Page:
Shoshone Co. asks for $22M to build new jail and safety facility to replace old building
WALLACE, Idaho — Tight living spaces and crowds of people do not mix – that’s what one North Idaho county jail is seeing often, along with a few other structural problems with their building.
Shoshone County is now asking its voters to help pay for a $22 million bond to build a new jail and public safety facility to upgrade working conditions for their staff.
“We’ve had a mindset of putting a band-aid on this problem for years,” said Sheriff Mike Gunderson.
He’s only been in office for a few years, but sees the dangers his staff is working in.
“Our office space would be the same that it is here now for all our employees. The biggest thing that would be different is separating our communications center,” he said. “Our communications center, right now, is housed within our jail unit.”
When a person has to come in and get booked into jail, they are only a few feet away from the 911 dispatch center.
“When you get a couple of really unruly people in here, and they’re banging on this stuff,” Capt. Lance Stutzke said, as he bangs the holding cell. “You can imagine that noise in there and that’s mild hitting.”
Their current facility is about 18,000 sq ft. The new one they would like to build, if voters approve, would be nearly double that at 32,000 sq ft.
This new facility would clean up all their safety hazards from exposed wires, to leaky ceilings and having appropriate places to store their files.
Boxes of files are in the basement next to cleaning supplies and historic files are put underneath a tarp, just in case a pipe bursts and water leaks onto them.
“There’s pretty much nowhere to put them,” Capt. Stutzke said.
The biggest issue of all is the overcrowding of inmates they see on some days. They currently have 48 beds.
“We booked 21 individuals last week alone so that’s half the jail population. So, last week we were running as high as 57 in a 48 bed facility,” Sheriff Gunderson said.
The new jail they’re hoping to get would house 98 inmates.
“Obviously, it causes not only problems for the inmates there, that are in pretty confined quarters, but also creates problems for our employees and the safety issues, the morality issues,” he said. “There’s always tension. You put 20 people in a space for 10, you’ll have high tensions… to come into work with that tension every single day.”
If this bond doesn’t pass, eventually taxpayers will have to pay for inmates to go to other counties to be housed.
Right now, it’s about $80 a day to house an inmate in Nez Perce County, according to Sheriff Gunderson.
“On top of that, housing costs and then you have the transportation costs. I just don’t think it’s not a win for our tax payers to go down that road. They’ll be spending a lot more money housing and transportation than it would be to build a new facility,” Sheriff Gunderson said.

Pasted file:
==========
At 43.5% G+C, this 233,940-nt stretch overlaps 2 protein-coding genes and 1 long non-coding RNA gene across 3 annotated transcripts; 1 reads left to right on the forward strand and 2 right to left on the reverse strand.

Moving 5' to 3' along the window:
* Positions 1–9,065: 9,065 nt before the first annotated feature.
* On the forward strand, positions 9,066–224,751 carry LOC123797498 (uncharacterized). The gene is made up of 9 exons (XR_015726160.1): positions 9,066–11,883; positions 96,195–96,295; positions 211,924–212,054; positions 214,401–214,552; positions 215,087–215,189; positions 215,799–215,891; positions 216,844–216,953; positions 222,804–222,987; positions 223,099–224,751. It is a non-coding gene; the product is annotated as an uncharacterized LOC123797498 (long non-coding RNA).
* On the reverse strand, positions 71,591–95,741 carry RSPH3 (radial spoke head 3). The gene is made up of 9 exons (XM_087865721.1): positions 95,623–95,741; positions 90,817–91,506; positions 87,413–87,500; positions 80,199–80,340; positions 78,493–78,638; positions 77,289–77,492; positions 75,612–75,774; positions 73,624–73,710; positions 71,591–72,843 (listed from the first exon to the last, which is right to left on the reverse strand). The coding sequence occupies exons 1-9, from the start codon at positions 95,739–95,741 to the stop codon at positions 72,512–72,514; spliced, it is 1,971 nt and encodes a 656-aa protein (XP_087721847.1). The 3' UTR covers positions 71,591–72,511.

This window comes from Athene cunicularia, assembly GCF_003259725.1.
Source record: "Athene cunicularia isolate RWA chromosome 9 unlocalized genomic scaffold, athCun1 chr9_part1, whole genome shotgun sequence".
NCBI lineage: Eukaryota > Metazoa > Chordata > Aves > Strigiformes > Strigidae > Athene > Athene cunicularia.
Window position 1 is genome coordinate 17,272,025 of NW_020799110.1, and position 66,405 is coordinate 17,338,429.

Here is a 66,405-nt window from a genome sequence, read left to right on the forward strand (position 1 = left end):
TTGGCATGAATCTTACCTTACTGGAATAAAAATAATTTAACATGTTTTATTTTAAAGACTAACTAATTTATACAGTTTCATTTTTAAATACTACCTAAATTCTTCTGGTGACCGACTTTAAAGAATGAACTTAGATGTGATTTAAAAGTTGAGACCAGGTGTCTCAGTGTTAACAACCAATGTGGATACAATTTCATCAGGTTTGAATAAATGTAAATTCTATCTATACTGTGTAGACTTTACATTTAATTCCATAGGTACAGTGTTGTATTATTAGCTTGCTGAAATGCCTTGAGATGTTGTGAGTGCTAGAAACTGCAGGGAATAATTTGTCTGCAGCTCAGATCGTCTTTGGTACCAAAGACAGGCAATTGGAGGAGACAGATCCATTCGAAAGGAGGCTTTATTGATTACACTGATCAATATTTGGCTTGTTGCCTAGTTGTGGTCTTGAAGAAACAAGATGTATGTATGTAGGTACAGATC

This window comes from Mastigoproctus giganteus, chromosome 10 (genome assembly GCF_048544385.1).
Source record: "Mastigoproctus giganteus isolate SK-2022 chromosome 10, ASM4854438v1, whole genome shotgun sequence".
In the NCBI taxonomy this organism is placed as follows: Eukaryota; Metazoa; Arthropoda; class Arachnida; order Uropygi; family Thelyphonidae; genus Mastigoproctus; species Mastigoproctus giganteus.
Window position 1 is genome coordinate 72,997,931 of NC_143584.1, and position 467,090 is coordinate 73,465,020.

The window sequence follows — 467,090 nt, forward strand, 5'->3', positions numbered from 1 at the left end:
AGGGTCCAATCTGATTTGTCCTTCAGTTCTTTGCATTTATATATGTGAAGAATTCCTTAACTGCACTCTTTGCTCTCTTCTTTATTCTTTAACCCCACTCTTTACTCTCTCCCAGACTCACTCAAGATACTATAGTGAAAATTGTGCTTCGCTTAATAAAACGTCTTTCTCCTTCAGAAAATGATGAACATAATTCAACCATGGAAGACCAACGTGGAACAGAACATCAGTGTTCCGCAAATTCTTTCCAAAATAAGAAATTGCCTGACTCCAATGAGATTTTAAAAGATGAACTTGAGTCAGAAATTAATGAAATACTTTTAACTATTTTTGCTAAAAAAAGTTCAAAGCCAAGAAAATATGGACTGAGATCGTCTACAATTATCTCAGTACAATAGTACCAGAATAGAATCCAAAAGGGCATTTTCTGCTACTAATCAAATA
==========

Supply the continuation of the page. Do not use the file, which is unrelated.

Sheriff Gunderson said he understands they are based in a retirement community. He said the Board of County Commissioners will eventually help pay back the bond from money they receive in housing state inmates.
“Not a lot of governing bodies are willing to do that, and so we have that unique opportunity and situation,” he said.
Currently, they are not housing any state inmates, but Sheriff Gunderson said they are in talks with the Idaho Department of Corrections to do so again if the bond gets approved and it’s built.
“Shoshone County has, historically over the years, housed Idaho Department of Corrections inmates that help offset costs of our facility. We just haven’t been able to bring inmates in because of our over-population problem,” he said.
The County has policies to follow when running a jail, and if they continue they way they do now, Sheriff Gunderson said they might lose their jail certification. This could result in their insurance premium going up and their coverage going down.
“Because we’re no longer following, in their eyes, jail standards,” Sheriff Gunderson said.
He added that some people may think the problem with having an overcrowded jail is because they’re putting people in there who commit misdemeanors.
“Most of our inmates that we house here are violent misdemeanors, domestic battery situations, no contact order violations, or they’re felons,” he said.
If passed, homeowners could see an increase of $75 on a home value of $100,000.
Some might say a high price, but in Sheriff Gunderson’s eyes, it’s needed.
“We can’t keep going with that band-aid mentality. We need to find a solution to move forward for our citizens here,” he said.
To learn more about the bond, visit the Shoshone County Sheriff’s Department’s Facebook page here.
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